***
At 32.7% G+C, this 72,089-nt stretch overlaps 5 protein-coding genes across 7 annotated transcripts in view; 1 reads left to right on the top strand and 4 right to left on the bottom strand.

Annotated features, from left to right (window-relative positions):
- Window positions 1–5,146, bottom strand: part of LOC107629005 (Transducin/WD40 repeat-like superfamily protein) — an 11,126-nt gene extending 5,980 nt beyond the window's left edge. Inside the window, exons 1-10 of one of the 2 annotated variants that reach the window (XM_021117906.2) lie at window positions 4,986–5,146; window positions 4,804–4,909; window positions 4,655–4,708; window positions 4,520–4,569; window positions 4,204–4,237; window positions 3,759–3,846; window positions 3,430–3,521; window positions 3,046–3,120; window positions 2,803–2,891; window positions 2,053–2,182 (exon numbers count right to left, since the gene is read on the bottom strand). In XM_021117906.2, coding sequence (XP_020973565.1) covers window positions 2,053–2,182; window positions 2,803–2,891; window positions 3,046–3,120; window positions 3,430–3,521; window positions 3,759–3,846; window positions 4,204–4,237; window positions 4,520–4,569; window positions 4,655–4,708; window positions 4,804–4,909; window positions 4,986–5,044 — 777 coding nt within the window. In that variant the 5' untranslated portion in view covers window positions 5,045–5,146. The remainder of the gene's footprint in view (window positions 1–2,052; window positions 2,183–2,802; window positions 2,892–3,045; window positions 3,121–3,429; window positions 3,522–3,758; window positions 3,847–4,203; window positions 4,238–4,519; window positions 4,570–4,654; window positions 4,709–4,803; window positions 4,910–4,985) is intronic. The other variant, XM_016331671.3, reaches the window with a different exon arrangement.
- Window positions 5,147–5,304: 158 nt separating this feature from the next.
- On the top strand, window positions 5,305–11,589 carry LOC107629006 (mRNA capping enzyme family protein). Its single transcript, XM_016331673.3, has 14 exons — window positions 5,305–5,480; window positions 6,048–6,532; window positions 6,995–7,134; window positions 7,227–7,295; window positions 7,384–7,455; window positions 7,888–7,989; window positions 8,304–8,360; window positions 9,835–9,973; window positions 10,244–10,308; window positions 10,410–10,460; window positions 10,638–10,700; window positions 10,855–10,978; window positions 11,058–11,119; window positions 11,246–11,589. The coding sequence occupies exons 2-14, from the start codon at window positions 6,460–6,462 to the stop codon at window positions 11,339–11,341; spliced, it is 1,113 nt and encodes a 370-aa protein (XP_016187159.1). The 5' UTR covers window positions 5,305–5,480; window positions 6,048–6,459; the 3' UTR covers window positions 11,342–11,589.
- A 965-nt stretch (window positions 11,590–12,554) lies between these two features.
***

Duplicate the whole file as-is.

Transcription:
At 32.7% G+C, this 72,089-nt stretch overlaps 5 protein-coding genes across 7 annotated transcripts in view; 1 reads left to right on the top strand and 4 right to left on the bottom strand.

Annotated features, from left to right (window-relative positions):
- Window positions 1–5,146, bottom strand: part of LOC107629005 (Transducin/WD40 repeat-like superfamily protein) — an 11,126-nt gene extending 5,980 nt beyond the window's left edge. Inside the window, exons 1-10 of one of the 2 annotated variants that reach the window (XM_021117906.2) lie at window positions 4,986–5,146; window positions 4,804–4,909; window positions 4,655–4,708; window positions 4,520–4,569; window positions 4,204–4,237; window positions 3,759–3,846; window positions 3,430–3,521; window positions 3,046–3,120; window positions 2,803–2,891; window positions 2,053–2,182 (exon numbers count right to left, since the gene is read on the bottom strand). In XM_021117906.2, coding sequence (XP_020973565.1) covers window positions 2,053–2,182; window positions 2,803–2,891; window positions 3,046–3,120; window positions 3,430–3,521; window positions 3,759–3,846; window positions 4,204–4,237; window positions 4,520–4,569; window positions 4,655–4,708; window positions 4,804–4,909; window positions 4,986–5,044 — 777 coding nt within the window. In that variant the 5' untranslated portion in view covers window positions 5,045–5,146. The remainder of the gene's footprint in view (window positions 1–2,052; window positions 2,183–2,802; window positions 2,892–3,045; window positions 3,121–3,429; window positions 3,522–3,758; window positions 3,847–4,203; window positions 4,238–4,519; window positions 4,570–4,654; window positions 4,709–4,803; window positions 4,910–4,985) is intronic. The other variant, XM_016331671.3, reaches the window with a different exon arrangement.
- Window positions 5,147–5,304: 158 nt separating this feature from the next.
- On the top strand, window positions 5,305–11,589 carry LOC107629006 (mRNA capping enzyme family protein). Its single transcript, XM_016331673.3, has 14 exons — window positions 5,305–5,480; window positions 6,048–6,532; window positions 6,995–7,134; window positions 7,227–7,295; window positions 7,384–7,455; window positions 7,888–7,989; window positions 8,304–8,360; window positions 9,835–9,973; window positions 10,244–10,308; window positions 10,410–10,460; window positions 10,638–10,700; window positions 10,855–10,978; window positions 11,058–11,119; window positions 11,246–11,589. The coding sequence occupies exons 2-14, from the start codon at window positions 6,460–6,462 to the stop codon at window positions 11,339–11,341; spliced, it is 1,113 nt and encodes a 370-aa protein (XP_016187159.1). The 5' UTR covers window positions 5,305–5,480; window positions 6,048–6,459; the 3' UTR covers window positions 11,342–11,589.
- A 965-nt stretch (window positions 11,590–12,554) lies between these two features.